long lingua. To demo the strength of the divinities and Assurnasirpal,
the creative person depicts musculuss within the weaponries and legs through simple lines
and curves. This manner of picturing the facial and organic structure characteristics is common
in other Assyrian alleviations including the hunting scenes of Assurbanipal.
Although there are many similarities in organic structure construction, there is besides a
typical component that separates the divinities and the male monarch. Each divinity
possesses a set of four extremely stylized wings made up of really elaborate
plumes. Besides the usage of stance and stylisation, vesture is used as
a agency of exposing the male monarch & # 8217 ; s importance in relation to the Gods.
Again a similarity between the divinities
and Assurnasirpal is shown through their garb. Each one is dressed
in a similar manner in both heavy short-sleeved adventitias that come down
to the articulatio genuss, and ankle-length shawls that contain geometric designs and
tassels along the hem. The figures besides possess accoutrements such
as watchbands, necklaces, earrings and a brace of stickers. Besides of import
is the royal cap, which identifies Assurnasirpal as a male monarch, every bit good as
the bow he holds, which is a symbol of & # 8220 ; might and military art & # 8221 ; ( Art
History Anthology 28 ) . The brace of stickers and the symbolism of the
bow are of import to the Assyrian civilization because they portray their war-like
nature. This war-like nature is a common factor that relates these
& # 8220 ; ceremonial & # 8221 ; alleviations to the alleviations described by Henri Frankfort in The
Art and Architecture of the Ancient Orient. Another item typical
of the alleviation from the castle of King Assurnasirpal II, are the sandals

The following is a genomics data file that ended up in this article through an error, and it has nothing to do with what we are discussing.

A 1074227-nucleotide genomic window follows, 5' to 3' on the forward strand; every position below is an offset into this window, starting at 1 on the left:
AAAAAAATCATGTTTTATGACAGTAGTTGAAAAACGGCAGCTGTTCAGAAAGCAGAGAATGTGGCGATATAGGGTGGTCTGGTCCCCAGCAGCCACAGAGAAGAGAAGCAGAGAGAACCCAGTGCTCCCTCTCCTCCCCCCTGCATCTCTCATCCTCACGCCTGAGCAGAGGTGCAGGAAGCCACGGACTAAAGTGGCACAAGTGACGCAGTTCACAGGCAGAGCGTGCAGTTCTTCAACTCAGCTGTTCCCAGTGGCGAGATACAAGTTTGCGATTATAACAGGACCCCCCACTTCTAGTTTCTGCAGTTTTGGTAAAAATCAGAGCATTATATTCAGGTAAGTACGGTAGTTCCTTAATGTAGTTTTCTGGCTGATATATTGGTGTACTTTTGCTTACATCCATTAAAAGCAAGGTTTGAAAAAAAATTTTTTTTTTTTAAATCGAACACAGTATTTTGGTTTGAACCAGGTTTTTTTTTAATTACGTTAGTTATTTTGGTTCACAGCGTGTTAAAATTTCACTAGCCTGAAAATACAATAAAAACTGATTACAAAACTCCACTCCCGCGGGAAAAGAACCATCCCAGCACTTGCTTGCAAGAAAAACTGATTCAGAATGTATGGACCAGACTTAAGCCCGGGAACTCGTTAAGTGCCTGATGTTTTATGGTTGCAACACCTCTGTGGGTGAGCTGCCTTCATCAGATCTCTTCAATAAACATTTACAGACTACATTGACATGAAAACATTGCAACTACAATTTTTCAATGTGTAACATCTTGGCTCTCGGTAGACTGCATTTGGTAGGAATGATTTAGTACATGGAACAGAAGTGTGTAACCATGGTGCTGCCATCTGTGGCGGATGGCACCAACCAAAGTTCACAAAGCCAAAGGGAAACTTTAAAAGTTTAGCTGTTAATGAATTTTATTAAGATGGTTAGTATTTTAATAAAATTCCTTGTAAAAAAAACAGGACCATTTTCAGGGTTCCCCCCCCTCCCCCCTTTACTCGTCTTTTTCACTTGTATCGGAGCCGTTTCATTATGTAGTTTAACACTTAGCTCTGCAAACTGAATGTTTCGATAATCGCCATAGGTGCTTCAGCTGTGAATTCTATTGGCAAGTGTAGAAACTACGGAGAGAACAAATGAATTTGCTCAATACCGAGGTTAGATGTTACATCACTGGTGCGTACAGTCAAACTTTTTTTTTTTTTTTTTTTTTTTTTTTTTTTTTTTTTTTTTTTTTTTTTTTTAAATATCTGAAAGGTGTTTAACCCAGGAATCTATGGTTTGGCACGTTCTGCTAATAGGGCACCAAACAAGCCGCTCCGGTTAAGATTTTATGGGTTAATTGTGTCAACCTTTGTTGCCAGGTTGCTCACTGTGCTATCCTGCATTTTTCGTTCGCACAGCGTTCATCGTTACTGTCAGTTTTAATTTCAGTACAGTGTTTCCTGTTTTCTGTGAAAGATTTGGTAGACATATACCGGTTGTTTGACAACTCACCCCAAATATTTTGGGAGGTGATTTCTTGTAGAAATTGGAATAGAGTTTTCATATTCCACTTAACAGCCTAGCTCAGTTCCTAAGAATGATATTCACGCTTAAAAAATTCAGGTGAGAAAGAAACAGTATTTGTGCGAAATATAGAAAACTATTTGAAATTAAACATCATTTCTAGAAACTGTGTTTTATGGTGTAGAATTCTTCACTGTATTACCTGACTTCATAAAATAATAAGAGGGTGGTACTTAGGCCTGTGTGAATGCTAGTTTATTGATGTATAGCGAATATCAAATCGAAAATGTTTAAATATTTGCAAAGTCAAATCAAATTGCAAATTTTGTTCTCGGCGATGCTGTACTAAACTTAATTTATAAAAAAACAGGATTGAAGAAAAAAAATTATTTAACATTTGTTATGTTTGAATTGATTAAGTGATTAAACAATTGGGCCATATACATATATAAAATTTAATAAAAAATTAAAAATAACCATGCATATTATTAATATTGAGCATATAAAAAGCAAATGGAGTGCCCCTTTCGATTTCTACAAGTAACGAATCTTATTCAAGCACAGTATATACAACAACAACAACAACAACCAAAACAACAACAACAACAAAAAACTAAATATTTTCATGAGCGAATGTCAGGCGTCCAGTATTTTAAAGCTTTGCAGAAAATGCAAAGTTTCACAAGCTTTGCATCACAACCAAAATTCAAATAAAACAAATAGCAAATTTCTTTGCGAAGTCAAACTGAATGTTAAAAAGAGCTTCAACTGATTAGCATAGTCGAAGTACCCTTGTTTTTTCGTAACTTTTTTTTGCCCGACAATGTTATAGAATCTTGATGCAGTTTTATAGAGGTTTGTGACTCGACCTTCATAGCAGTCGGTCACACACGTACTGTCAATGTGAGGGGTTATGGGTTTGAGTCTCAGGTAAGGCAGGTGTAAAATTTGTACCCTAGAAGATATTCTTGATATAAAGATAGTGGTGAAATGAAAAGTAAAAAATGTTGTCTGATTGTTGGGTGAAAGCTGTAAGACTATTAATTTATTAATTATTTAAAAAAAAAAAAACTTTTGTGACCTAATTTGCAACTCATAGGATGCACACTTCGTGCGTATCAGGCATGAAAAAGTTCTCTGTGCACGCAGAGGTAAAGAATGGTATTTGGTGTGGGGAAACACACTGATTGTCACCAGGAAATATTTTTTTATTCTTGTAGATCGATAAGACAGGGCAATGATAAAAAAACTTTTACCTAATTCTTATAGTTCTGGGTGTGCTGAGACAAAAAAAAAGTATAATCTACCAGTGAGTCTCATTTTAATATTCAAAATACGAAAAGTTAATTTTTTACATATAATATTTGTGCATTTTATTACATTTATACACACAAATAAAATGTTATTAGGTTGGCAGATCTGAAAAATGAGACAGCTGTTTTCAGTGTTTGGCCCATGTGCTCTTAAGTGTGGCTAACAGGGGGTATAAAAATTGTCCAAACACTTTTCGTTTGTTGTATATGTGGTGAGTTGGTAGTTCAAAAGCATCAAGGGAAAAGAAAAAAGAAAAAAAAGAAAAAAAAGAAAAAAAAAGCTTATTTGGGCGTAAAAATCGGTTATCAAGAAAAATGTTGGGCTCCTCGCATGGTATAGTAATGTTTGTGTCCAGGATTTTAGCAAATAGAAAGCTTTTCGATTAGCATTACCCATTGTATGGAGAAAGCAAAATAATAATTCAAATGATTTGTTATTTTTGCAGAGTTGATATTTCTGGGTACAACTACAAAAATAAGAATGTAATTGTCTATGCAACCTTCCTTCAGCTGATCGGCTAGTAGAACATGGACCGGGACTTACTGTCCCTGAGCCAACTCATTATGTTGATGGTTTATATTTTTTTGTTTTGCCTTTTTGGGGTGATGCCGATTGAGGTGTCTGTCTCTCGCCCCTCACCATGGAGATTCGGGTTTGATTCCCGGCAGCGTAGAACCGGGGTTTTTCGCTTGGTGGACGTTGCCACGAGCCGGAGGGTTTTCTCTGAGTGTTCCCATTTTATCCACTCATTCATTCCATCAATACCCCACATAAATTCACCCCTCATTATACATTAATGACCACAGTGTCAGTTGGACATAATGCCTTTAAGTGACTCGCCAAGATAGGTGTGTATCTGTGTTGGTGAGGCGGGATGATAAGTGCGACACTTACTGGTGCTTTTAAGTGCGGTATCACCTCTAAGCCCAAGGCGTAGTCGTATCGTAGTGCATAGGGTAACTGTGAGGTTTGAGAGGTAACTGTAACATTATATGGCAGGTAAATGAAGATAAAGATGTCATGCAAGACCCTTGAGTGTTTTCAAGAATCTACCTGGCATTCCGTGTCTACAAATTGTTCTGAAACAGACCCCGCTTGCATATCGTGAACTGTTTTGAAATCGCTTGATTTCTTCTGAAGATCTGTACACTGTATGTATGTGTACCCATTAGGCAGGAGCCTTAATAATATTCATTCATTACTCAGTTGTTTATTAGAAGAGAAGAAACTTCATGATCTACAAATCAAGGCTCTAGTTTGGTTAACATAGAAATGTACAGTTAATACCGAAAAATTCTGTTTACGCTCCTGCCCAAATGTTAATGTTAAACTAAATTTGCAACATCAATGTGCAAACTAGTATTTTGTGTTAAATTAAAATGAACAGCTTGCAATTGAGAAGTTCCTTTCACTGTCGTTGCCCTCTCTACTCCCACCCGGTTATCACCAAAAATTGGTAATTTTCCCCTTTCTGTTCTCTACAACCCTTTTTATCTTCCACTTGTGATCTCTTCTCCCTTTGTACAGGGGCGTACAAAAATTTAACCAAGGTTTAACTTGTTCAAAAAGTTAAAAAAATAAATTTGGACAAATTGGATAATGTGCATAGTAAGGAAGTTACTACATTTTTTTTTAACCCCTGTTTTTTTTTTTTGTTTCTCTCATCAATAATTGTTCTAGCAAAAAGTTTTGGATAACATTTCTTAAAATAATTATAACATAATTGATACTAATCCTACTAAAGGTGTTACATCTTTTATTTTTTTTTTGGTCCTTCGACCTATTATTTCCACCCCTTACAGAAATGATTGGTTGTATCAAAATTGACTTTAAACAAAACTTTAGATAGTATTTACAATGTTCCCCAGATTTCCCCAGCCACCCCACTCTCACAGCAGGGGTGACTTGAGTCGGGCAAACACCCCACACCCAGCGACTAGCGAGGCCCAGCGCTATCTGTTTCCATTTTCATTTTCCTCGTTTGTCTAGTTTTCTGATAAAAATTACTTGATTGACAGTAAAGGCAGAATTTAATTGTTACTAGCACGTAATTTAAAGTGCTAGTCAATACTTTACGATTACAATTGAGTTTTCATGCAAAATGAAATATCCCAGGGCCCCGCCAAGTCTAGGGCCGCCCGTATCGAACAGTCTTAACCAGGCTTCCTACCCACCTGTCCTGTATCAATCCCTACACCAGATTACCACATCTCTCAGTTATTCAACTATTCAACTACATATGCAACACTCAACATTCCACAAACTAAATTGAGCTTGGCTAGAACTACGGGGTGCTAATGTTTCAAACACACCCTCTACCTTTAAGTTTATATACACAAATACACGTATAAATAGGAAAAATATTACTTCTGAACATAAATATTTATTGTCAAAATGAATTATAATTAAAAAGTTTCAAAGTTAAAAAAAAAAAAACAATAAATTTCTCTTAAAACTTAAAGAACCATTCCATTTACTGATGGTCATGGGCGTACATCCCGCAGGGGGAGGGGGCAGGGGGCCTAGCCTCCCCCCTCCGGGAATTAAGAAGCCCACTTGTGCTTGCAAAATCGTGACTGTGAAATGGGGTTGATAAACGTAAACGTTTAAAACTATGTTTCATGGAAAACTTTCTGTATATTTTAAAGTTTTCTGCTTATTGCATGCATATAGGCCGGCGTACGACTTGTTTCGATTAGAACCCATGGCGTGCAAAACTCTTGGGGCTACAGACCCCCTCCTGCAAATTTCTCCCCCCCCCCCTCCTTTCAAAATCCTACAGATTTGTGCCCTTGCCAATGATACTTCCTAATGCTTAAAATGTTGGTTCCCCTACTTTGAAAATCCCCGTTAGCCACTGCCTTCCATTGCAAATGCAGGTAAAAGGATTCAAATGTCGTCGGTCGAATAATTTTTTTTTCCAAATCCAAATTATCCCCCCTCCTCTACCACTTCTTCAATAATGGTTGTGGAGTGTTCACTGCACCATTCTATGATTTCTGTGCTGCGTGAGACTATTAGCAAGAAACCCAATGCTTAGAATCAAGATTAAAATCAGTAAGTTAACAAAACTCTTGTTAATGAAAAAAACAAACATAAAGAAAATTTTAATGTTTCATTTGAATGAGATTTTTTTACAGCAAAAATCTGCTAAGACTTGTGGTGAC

that the divinities and the male monarch wear. In contrast to the war and hunting
scenes where the figures wear boots, the sandals worn express the peaceableness
in the & # 8220 ; ceremonial & # 8221 ; alleviations. As we can see, vesture and accoutrements
play an of import function in picturing the male monarch & # 8217 ; s comparing to the Gods as
good as the similarities and differences with other Assyrian alleviations.
Finally, the action taking topographic point within
the & # 8220 ; ceremonial & # 8221 ; reliefs exhibit the power and importance of the male monarch.
First away, the panels picturing the divinities fertilising the sacred tree
are of import. The sacred tree is shown artistically in a symmetrical
mode with entwining subdivisions, stylized foliages, and a fan of foliages
above the bole. The winged masterminds are fertilising the sacred tree with
a day of the month flower in their right manus and keeping a sacred pail in their
left. In add-on, panel three shows a winged divinity following Assurnasirpal
with his right manus raised over the male monarch & # 8220 ; in a gesture of blessing and
Godhead protection & # 8221 ; ( Art History Anthology 28 ) . By puting these alleviations
in his anteroom and life room, Assurnasirpal & # 8220 ; emphasizes the sacred
character of the Assyrian male monarch, elected by the Gods, although non himself
of Godhead substance & # 8221 ; ( Frankfort 87 ) .
In decision, we find that the alleviation
from the castle of King Assurnasirpal II play an of import function in exhibiting
the power and importance of the male monarch. While an Assyrian male monarch & # 8217 ; s power
can be depicted is a war-like mode by his military might, we learn that
& # 8220 ; ceremonial & # 8221 ; alleviations are besides effectual by puting the male monarch in relation
to Gods. The power and importance of the male monarch is shown through a peaceable
mode that extremely contrasts the scenes of decease and contending found in
such alleviations as the king of beasts Hunt of Assurbanipal and the conflict scene of Assurnasirpal.